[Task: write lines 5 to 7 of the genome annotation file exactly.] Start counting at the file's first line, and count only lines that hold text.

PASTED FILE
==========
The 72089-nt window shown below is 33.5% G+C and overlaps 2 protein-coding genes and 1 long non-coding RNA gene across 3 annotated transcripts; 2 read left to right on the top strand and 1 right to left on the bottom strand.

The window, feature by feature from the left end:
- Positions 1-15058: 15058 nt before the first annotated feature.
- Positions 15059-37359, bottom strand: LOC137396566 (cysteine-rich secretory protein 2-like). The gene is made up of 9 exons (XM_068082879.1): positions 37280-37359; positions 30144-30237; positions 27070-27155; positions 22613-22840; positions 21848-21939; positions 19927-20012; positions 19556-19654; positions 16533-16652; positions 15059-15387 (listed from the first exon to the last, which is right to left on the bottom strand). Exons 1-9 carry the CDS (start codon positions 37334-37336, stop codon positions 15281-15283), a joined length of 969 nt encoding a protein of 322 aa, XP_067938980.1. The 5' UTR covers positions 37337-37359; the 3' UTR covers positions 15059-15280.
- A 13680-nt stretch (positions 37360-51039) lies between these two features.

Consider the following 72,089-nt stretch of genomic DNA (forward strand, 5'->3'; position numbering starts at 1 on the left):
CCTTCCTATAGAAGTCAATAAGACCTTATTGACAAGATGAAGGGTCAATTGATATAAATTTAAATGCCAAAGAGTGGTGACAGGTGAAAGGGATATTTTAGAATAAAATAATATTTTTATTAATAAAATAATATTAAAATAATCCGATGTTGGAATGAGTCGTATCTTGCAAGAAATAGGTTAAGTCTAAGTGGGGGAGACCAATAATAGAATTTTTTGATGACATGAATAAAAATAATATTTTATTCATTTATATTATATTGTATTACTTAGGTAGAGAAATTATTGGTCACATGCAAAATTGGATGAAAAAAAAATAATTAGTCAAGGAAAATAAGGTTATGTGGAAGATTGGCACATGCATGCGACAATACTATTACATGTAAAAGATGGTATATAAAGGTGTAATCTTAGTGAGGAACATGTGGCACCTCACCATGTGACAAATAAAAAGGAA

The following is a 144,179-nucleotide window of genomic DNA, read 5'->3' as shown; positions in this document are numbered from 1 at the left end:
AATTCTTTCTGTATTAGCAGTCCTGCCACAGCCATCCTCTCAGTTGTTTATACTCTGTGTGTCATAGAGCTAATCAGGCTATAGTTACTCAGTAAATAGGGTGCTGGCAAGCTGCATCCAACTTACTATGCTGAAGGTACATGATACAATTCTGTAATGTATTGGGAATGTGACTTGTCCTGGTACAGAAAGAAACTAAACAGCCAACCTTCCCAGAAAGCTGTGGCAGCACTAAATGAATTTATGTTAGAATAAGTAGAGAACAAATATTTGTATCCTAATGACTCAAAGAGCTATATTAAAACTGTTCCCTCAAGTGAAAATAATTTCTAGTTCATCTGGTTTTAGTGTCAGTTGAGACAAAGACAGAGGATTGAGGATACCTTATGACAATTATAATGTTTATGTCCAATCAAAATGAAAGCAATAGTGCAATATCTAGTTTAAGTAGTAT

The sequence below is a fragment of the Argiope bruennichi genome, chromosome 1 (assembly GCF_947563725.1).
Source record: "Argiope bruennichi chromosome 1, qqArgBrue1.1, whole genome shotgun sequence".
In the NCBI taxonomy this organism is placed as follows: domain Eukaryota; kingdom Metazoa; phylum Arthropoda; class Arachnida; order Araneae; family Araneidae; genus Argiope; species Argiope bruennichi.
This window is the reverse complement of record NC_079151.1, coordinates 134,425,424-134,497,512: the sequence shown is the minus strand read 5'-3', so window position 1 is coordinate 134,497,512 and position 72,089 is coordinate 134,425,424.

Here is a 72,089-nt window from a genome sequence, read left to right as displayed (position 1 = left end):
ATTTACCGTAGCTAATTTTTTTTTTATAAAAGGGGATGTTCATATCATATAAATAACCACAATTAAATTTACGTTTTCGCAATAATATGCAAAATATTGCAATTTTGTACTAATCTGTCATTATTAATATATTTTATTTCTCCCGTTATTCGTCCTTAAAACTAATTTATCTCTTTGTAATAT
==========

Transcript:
- A 13680-nt stretch (positions 37360-51039) lies between these two features.

Consider the following 72,089-nt stretch of genomic DNA (forward strand, 5'->3'; position numbering starts at 1 on the left):
CCTTCCTATAGAAGTCAATAAGACCTTATTGACAAGATGAAGGGTCAATTGATATAAATTTAAATGCCAAAGAGTGGTGACAGGTGAAAGGGATATTTTAGAATAAAATAATATTTTTATTAATAAAATAATATTAAAATAATCCGATGTTGGAATGAGTCGTATCTTGCAAGAAATAGGTTAAGTCTAAGTGGGGGAGACCAATAATAGAATTTTTTGATGACATGAATAAAAATAATATTTTATTCATTTATATTATATTGTATTACTTAGGTAGAGAAATTATTGGTCACATGCAAAATTGGATGAAAAAAAAATAATTAGTCAAGGAAAATAAGGTTATGTGGAAGATTGGCACATGCATGCGACAATACTATTACATGTAAAAGATGGTATATAAAGGTGTAATCTTAGTGAGGAACATGTGGCACCTCACCATGTGACAAATAAAAAGGAA